Similarly in LoL, people can get overly concerned about their and others’ rating, division, number of wins, etc. It’s important to note that while in martial arts you alone are responsible for your performance, LoL is played alongside others. It is much easier then, to shift blame for bad games entirely to teammates. You don’t need to look far to find forum posts talking about ‘elo hell’, the fabled matchmaking range where it becomes nigh impossible to advance due to unskilled team-members.
I too believed that I belonged in a higher division, that my teammates were holding me back and that the system didn’t work. But in ranting over my rating and my teammates, I committed the same error that had almost ended my practice in martial arts. What was foiling me wasn’t the rating or my teammates, but me obsessing over them. When this dawned upon me, I decided to rededicate myself once more. I went back to the basics, focused on my own performance and played for the joy of playing. I slowly improved and, over time, my rating went from bronze to gold. While it is not that big of a deal, I am quite pleased with myself. It is where I belong currently because for all my practicing in this game, I still have a lot to learn.
If I were to give people one simple advice that would be to stop being fixated on their rating. They should play the game for the sake of it. The only guideline on their mind should be improving and even that should be for its own sake. Nor for an abstract rating. That is such a simple thing to say, yet it is quite hard to do. Even if you know how you must act and why, you can still get stirred by your emotions, which is completely natural. Heck, even the pros can make that mistake from time to time. For example, take Cloud9, currently the best of the North America LoL teams. About 8 months ago they had the chance to qualify for the regional LoL championship. They had a solid advantage for most of the game. However, for a few minutes they lost their focus in the game by thinking of what lies after victory. That was disastrous and in the end cost them the match. In their case, their “sickness” was being concerned about the future. What can you do for cases like this? Well, the best thing you can do is to consciously practice and strive for improvement until you are able to get cured of your “sickness”, whatever that may be.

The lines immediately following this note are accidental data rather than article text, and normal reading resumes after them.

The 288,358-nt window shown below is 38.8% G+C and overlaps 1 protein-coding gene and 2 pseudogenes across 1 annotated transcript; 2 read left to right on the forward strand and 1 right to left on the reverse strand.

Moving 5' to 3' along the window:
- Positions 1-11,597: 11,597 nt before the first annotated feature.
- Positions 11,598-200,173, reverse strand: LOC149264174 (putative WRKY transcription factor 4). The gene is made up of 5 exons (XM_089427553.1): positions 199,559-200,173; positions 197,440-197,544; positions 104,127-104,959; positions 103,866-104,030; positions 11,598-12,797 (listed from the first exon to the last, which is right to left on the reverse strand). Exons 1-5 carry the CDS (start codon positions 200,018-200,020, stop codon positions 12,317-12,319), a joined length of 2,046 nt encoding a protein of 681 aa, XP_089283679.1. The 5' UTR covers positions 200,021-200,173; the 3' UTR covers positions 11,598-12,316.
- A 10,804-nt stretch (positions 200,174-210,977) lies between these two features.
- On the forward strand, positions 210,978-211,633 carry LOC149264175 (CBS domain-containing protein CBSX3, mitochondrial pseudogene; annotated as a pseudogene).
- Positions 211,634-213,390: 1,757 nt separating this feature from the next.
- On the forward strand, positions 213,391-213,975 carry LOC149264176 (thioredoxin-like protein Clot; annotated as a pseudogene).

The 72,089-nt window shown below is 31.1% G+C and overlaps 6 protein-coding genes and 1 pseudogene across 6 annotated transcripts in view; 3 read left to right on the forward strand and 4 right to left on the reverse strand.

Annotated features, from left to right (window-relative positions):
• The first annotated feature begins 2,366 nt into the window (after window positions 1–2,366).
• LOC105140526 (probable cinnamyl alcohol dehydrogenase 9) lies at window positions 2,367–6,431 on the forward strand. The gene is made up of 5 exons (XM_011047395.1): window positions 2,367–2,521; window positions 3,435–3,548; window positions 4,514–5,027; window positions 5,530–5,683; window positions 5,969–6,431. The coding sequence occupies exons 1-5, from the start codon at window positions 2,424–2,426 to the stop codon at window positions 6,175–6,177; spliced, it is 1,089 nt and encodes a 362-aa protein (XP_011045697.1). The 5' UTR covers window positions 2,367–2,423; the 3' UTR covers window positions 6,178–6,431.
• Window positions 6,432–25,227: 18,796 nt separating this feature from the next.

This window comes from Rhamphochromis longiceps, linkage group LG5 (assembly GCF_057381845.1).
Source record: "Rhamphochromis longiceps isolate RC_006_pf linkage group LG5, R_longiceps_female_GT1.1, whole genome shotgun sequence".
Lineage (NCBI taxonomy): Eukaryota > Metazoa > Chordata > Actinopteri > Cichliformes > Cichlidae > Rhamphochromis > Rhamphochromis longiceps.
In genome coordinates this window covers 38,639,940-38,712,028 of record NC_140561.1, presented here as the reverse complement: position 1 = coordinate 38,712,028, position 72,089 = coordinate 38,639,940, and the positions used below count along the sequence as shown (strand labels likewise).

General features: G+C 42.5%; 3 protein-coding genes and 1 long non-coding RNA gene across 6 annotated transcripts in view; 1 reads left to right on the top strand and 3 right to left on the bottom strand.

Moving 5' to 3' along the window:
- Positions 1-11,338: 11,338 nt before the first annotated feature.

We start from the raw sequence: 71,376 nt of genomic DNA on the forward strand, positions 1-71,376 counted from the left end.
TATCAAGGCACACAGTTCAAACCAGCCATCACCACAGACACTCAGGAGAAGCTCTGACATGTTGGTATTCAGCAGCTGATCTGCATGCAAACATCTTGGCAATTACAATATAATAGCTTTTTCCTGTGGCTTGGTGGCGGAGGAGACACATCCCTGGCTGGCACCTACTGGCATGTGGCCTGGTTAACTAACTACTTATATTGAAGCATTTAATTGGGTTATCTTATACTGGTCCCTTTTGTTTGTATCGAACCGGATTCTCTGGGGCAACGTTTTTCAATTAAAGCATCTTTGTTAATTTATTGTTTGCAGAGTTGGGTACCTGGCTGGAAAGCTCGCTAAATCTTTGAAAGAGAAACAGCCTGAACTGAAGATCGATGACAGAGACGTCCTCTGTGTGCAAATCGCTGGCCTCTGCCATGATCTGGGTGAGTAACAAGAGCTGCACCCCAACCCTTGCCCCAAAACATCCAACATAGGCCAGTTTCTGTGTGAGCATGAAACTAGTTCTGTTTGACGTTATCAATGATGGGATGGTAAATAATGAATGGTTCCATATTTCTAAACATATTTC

To summarize, “sickness” is any obsession one may have. By discarding that “sickness” one can elevate his art/game to new heights.
All in all, before one starts winning, they must first make the fundamentals of the game a part of their selves. But most important of all one must abandon their obsession of winning. While this may sound like quite a contradicting thing to do, should one focus on playing the game and improving in it for the sake of it, winning will come. This is one possible interpretation of Zen. By abandoning one’s fixation on goals, they are free to achieve them. In a way, Zen can be argued to teach people how to pursue their goals, whether those are winning or living life to the fullest, by letting go of them. A valuable lesson indeed.
1Munemori, Yaguy. The Life-Giving Sword: Secret Teachings from the House of the Shogun. Trans. William Scot Wilson. Shambhala, 2012.
2Munemori, Yaguy. The Life-Giving Sword: Secret Teachings from the House of the Shogun. Trans. William Scot Wilson. Shambhala, 2012.